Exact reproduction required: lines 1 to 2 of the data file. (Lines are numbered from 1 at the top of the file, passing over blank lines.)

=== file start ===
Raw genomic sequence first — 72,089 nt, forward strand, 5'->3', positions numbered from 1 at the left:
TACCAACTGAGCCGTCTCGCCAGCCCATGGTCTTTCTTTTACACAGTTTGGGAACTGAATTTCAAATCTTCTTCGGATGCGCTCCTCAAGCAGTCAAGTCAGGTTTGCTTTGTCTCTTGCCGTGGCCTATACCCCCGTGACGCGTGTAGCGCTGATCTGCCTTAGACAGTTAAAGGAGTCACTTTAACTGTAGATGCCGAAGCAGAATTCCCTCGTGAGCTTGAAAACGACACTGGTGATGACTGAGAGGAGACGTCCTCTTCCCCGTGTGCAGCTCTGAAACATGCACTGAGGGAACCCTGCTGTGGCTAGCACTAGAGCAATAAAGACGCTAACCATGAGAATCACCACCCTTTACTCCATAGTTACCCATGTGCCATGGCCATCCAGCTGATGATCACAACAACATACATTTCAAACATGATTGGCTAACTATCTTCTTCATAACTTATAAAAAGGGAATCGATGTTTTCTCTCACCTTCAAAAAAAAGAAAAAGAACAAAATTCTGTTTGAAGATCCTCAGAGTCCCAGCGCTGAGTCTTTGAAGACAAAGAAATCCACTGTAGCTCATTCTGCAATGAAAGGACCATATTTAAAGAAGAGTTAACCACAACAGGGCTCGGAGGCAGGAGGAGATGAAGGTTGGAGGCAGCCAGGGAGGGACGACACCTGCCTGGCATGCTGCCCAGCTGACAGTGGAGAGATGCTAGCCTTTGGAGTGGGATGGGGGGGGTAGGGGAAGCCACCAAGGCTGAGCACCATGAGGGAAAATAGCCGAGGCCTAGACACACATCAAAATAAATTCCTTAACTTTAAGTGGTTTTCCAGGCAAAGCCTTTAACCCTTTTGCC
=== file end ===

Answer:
Raw genomic sequence first — 72,089 nt, forward strand, 5'->3', positions numbered from 1 at the left:
TACCAACTGAGCCGTCTCGCCAGCCCATGGTCTTTCTTTTACACAGTTTGGGAACTGAATTTCAAATCTTCTTCGGATGCGCTCCTCAAGCAGTCAAGTCAGGTTTGCTTTGTCTCTTGCCGTGGCCTATACCCCCGTGACGCGTGTAGCGCTGATCTGCCTTAGACAGTTAAAGGAGTCACTTTAACTGTAGATGCCGAAGCAGAATTCCCTCGTGAGCTTGAAAACGACACTGGTGATGACTGAGAGGAGACGTCCTCTTCCCCGTGTGCAGCTCTGAAACATGCACTGAGGGAACCCTGCTGTGGCTAGCACTAGAGCAATAAAGACGCTAACCATGAGAATCACCACCCTTTACTCCATAGTTACCCATGTGCCATGGCCATCCAGCTGATGATCACAACAACATACATTTCAAACATGATTGGCTAACTATCTTCTTCATAACTTATAAAAAGGGAATCGATGTTTTCTCTCACCTTCAAAAAAAAGAAAAAGAACAAAATTCTGTTTGAAGATCCTCAGAGTCCCAGCGCTGAGTCTTTGAAGACAAAGAAATCCACTGTAGCTCATTCTGCAATGAAAGGACCATATTTAAAGAAGAGTTAACCACAACAGGGCTCGGAGGCAGGAGGAGATGAAGGTTGGAGGCAGCCAGGGAGGGACGACACCTGCCTGGCATGCTGCCCAGCTGACAGTGGAGAGATGCTAGCCTTTGGAGTGGGATGGGGGGGGTAGGGGAAGCCACCAAGGCTGAGCACCATGAGGGAAAATAGCCGAGGCCTAGACACACATCAAAATAAATTCCTTAACTTTAAGTGGTTTTCCAGGCAAAGCCTTTAACCCTTTTGCC